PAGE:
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Renewables 2012: Positioning Australia in a Global Context

Posted in Events by Kate Archdeacon on August 27th, 2012

20 September , 2012
6:30 pmto7:00 pm

This free public seminar featuring Christine Lins, Executive Secretary of REN21 will provide insight into advances being made in renewable energy business and policy in both developed and developing economies and will position the Australian industry within this global context.

REN21’s Renewables Global Status Report (GSR) is the world’s most frequently referenced report on renewable energy business and policy. The most recent report, released in June this year, found that in 2011:

  • renewable energy sources supplied 16.7% of global final energy consumption
  • 118 countries were implementing renewable energy targets
  • investment in renewables increased to a record $257 billion, and
  • photovoltaic module prices dropped by 50%.

The 2012 GSR highlights the steady growth of renewables in all end-use sectors – power, heating and cooling and transport – and across energy markets, support policies, investment and technology.

Concurrent with these global developments have been significant changes in Australia’s clean energy industry with the introduction of the carbon price, the commencement of the Clean Energy Finance Corporation and the review of the Renewable Energy Target.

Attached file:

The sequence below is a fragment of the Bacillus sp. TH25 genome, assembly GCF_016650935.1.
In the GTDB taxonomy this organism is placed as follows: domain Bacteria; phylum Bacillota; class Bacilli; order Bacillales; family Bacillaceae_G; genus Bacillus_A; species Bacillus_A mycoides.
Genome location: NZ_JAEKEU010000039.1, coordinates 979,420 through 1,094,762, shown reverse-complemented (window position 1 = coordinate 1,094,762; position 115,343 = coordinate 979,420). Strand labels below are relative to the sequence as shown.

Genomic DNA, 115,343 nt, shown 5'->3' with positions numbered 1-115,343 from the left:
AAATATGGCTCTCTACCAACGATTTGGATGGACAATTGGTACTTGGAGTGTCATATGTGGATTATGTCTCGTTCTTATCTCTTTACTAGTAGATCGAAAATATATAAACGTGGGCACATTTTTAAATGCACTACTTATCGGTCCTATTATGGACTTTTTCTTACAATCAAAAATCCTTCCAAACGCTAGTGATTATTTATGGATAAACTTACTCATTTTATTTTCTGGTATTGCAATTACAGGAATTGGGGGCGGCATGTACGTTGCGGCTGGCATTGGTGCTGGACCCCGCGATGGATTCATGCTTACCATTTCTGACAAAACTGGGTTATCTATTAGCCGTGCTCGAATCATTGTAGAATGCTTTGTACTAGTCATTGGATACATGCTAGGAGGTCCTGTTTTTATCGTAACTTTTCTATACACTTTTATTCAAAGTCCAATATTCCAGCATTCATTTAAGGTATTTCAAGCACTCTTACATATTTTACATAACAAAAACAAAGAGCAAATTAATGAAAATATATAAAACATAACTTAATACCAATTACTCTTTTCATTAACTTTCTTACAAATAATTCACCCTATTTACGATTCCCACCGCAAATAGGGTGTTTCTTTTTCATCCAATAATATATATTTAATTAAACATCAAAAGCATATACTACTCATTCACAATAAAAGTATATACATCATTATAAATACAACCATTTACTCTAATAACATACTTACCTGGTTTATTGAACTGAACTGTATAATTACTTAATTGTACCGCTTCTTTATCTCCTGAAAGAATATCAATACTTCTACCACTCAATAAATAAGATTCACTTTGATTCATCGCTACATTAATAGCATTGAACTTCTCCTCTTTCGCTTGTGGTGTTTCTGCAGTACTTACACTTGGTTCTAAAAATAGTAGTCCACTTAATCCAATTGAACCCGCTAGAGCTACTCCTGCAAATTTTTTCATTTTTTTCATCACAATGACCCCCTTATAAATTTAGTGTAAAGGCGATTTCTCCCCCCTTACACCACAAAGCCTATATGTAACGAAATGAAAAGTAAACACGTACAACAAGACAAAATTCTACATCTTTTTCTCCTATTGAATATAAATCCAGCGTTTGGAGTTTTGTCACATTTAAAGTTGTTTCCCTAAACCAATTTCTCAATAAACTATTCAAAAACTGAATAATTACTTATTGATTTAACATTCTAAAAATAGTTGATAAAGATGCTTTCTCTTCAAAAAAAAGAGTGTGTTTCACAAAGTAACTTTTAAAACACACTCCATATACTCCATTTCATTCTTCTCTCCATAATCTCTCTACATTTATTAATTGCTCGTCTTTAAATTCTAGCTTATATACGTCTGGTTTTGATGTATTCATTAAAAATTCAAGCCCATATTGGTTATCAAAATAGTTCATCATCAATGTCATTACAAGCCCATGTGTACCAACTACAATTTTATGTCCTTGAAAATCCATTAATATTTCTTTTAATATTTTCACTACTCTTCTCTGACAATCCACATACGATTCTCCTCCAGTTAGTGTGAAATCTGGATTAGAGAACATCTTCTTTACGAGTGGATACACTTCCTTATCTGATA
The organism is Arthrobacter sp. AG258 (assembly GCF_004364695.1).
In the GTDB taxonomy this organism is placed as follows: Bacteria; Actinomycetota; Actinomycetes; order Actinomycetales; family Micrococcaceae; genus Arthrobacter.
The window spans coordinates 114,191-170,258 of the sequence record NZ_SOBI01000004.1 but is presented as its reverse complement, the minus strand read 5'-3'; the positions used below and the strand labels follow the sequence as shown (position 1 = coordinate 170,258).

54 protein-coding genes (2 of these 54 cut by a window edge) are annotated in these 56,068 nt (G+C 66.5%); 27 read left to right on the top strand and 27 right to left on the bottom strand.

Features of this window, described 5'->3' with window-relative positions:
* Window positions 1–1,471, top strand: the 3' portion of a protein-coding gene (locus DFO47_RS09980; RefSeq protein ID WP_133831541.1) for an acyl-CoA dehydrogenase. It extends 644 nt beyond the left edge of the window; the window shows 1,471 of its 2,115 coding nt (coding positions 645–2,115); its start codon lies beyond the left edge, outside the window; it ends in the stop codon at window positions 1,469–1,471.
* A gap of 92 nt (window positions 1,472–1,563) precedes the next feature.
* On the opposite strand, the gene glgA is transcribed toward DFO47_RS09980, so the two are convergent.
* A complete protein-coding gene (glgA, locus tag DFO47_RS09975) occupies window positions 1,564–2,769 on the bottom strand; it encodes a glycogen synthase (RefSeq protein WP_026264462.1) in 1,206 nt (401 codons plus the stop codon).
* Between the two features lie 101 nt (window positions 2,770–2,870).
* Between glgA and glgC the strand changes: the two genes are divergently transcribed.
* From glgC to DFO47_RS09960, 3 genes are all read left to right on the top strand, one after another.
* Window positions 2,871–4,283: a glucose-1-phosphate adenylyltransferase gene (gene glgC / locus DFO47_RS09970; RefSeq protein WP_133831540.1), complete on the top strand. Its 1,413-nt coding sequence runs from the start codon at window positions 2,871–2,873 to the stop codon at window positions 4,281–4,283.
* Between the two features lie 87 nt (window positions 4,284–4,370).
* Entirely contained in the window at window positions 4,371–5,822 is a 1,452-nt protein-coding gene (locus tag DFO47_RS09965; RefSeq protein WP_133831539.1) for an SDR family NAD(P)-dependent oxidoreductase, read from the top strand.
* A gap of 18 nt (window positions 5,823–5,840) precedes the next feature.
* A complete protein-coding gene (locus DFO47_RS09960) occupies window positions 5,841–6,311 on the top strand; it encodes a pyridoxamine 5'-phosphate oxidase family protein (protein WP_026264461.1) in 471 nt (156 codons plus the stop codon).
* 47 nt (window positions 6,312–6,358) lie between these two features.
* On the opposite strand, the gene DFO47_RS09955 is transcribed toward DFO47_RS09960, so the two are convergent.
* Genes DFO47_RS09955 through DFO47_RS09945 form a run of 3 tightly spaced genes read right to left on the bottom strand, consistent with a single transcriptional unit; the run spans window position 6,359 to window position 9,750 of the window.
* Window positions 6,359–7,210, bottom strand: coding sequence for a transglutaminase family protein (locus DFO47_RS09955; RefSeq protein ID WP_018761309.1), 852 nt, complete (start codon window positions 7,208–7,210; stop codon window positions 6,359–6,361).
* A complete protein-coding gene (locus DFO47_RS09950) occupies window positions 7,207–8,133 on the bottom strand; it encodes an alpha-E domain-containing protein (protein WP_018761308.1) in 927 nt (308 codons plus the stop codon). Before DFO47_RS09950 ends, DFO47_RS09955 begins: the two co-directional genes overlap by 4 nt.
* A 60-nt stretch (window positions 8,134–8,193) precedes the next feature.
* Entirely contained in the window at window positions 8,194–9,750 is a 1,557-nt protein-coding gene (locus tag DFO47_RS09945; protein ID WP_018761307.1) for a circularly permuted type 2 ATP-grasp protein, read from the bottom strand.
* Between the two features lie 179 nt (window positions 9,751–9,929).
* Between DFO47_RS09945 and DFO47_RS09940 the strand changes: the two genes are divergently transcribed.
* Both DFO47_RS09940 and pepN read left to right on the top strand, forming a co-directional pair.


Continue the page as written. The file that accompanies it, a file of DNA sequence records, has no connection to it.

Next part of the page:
Thursday, 20 September 2012 from 6:30pm to 8:00pm
University of Melbourne, Melbourne Law School
185 Pelham Street
GM-15 Lecture Theatre, Level 1
Carlton Victoria, 3053

>> Please register for this free event.

Ms Lins’ presentation will be introduced by David Green, Chief Executive, Clean Energy Council and followed by a panel discussion, featuring Kane Thornton, Deputy Chief Executive, Clean Energy Council; Malte Meinshausen, Senior Fellow, School of Earth Sciences, University of Melbourne; Tony Wood, Energy Program Director, Grattan Institute; and chaired by Tristan Edis, Editor, Climate Spectator.

Planning your 2012 Garden: What to consider

Posted in Models, Research by Kate Archdeacon on January 10th, 2012

Photo by abbybatchelder via flickr CC

Cityfood Growers have a checklist on their blog to help those of us who still don’t have the perfect veggie garden(!) reassess what we want and plan for a better year.

Author Peter Kearney says “January is a great time to get your thinking into planning your food garden for the coming year. In my experience, good planning makes a huge difference to your success. It helps to open your awareness to new knowledge, as you have more an idea of what’s coming, rather than stumbling along. […] I know that is a lot of questions to work with, but they are all important when you do your plan. I work with these questions each year as I plan my own food gardens.”

The post includes a series of topic areas with several questions to answer in each area.  Go through to the Cityfood Grower’s Organic Gardening blog for the full set of questions – not even half of them are included here:

Recap on last year – Be as objective as possible with yourself.

  • What crops grew well and crops that did not grow so well?
  • Were you being pragmatic enough with your time, i.e. did you hang onto to crops that didn’t produce much and took up a lot of your time and space?

Your garden space

  • Can you now manage a bigger food garden, if so design the layout of your new garden and use the right principles for layout?